So scientists could appear easy to manipulate by non-scientists with agendas to push.

  3. My view is that a simple statement like this would suffice in a conference announcement: “If anyone witnesses or feels they are a victim of harassment or sexual misconduct, please report this to X.”

    Precisely, and, as an addendum, “If anyone witnesses or feels they are a victim of a crime, please report this to law enforcement officers”. It shouldn’t need to be said, but I guess it does now.

    And I suspect that LEOs will handle due process more appropriately than anyone on staff at a conference. I attended a hundred-person conference last month; I know the organizer well enough to know that I wouldn’t trust her to field a harassment complaint in a professional manner. It’s not her field – and shouldn’t have to be.

  4. Re “barriers”, possible examples are cost barriers (so the organisers might give grants to help those from under-represented groups attend) and a lack of childcare availability.

    On codes of conduct, I don’t object to them, but nor have I seen conduct at conferences that would make them necessary (though I’m entirely open to testimony from others who have).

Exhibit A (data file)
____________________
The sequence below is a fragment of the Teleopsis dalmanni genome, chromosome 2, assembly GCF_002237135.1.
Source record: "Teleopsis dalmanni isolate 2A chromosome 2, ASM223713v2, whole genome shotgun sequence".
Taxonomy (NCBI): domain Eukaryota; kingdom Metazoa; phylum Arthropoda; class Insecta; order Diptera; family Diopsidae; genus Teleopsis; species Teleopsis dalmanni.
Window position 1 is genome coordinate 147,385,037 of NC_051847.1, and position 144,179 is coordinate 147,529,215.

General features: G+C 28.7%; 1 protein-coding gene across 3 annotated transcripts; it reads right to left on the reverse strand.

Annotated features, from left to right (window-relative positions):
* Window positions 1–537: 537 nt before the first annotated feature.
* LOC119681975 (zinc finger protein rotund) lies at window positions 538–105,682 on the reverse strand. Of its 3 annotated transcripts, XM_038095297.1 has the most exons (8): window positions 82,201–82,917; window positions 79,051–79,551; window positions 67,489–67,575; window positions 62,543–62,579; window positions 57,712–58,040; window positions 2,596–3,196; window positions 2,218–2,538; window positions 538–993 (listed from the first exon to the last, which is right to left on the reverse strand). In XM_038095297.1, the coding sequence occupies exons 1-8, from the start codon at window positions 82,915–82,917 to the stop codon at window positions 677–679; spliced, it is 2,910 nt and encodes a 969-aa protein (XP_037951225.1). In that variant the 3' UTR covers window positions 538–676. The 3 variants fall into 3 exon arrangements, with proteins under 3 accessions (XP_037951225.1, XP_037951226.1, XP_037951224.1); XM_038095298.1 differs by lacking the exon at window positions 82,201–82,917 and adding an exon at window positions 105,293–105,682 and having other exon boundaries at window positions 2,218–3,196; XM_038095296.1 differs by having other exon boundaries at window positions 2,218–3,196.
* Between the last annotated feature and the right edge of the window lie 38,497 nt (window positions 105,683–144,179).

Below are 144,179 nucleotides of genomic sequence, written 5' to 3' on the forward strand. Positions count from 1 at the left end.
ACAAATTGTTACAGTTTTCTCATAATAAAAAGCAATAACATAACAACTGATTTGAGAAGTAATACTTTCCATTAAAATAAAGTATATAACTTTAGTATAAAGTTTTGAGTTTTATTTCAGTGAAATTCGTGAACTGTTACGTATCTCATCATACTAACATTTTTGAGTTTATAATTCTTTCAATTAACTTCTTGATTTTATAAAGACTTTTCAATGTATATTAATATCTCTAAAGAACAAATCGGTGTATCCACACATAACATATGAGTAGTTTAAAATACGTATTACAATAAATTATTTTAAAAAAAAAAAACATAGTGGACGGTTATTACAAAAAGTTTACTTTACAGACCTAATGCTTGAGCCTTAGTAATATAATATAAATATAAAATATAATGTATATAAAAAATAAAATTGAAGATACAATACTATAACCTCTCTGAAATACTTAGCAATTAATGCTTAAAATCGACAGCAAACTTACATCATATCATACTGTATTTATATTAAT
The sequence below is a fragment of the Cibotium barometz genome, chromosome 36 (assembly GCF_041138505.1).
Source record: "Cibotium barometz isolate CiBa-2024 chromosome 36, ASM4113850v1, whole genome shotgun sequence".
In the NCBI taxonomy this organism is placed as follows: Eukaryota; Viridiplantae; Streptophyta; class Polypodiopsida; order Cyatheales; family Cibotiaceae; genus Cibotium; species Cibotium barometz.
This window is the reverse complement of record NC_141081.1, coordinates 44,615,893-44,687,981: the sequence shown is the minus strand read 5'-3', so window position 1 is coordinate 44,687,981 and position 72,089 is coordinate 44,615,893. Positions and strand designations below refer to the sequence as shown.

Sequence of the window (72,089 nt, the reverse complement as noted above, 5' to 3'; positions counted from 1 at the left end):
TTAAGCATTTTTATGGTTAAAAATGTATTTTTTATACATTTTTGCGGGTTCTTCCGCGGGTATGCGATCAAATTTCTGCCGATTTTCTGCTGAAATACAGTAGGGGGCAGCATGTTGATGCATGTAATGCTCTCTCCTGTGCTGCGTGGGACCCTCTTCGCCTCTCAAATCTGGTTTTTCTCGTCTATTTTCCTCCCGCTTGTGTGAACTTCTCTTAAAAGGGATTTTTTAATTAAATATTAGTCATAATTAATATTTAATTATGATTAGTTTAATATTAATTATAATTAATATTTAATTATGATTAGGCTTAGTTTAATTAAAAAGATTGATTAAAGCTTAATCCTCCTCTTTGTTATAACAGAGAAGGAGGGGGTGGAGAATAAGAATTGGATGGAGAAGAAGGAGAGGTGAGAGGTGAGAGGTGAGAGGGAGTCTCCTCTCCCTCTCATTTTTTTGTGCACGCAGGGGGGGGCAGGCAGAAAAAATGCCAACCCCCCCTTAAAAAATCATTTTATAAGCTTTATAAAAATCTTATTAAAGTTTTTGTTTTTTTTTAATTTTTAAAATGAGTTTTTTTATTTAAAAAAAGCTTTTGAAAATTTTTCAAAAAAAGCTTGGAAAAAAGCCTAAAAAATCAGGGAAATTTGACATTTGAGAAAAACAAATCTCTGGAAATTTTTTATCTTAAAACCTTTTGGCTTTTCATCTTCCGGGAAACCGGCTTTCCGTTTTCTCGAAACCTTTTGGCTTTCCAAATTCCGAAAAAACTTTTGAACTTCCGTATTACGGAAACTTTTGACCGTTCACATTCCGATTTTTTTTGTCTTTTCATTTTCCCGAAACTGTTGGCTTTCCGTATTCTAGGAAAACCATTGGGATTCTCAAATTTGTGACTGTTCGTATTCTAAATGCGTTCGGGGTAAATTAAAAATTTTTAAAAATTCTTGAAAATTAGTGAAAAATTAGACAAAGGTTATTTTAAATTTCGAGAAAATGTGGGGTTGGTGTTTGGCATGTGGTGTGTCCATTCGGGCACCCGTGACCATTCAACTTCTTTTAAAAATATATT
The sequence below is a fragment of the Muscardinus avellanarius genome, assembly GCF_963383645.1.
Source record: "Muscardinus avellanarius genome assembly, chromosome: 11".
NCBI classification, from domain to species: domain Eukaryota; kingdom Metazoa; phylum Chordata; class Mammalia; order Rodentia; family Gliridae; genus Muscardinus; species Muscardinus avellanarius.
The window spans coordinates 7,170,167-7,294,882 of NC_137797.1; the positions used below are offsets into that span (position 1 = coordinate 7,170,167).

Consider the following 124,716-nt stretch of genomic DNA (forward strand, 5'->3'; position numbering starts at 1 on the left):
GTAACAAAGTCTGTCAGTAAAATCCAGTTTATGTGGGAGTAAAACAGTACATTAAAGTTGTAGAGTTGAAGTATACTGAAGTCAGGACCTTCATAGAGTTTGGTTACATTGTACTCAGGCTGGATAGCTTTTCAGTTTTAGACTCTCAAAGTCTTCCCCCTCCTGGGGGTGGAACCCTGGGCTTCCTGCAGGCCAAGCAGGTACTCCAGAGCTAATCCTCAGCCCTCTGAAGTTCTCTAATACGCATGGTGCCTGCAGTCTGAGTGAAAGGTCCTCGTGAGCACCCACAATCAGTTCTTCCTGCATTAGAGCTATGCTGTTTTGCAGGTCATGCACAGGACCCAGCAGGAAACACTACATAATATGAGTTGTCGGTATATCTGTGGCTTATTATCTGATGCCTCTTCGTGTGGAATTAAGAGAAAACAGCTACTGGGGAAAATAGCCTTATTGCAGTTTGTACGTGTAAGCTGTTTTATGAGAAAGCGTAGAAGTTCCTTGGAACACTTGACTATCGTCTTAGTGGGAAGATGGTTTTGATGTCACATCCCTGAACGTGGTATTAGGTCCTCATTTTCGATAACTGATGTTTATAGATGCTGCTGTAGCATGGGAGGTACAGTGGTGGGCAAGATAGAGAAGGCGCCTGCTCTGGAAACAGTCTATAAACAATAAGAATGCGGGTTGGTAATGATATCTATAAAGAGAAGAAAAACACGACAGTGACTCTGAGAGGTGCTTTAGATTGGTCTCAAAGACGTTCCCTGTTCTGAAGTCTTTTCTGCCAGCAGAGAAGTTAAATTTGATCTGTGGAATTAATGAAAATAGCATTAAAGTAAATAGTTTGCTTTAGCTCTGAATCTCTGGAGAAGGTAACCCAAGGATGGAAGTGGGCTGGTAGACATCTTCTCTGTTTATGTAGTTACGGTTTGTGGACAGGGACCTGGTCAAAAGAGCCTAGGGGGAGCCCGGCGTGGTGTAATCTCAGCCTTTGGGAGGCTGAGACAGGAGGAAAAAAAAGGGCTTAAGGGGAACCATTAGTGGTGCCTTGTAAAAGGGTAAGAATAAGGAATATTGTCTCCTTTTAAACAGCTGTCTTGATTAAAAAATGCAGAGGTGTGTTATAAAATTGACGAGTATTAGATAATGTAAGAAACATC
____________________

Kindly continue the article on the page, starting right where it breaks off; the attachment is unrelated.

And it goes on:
1. Cost barriers? Like the $620 it will cost a professional member to attend the Geological Society of America 2022 meeting in Colorado or the $810 for a professional non-member? Now, they do offer lower prices for students, guests/companions, or people from low-income countries (with varying limitations) but what student can afford $225 for the full meeting or $125 for one day? Grants are available, of course but still, is it worth it? These professional organizations promote inclusivity by being exclusive and costly. I think I’ll stick to the non-professional meetings that are free and usually include a potluck at a local park.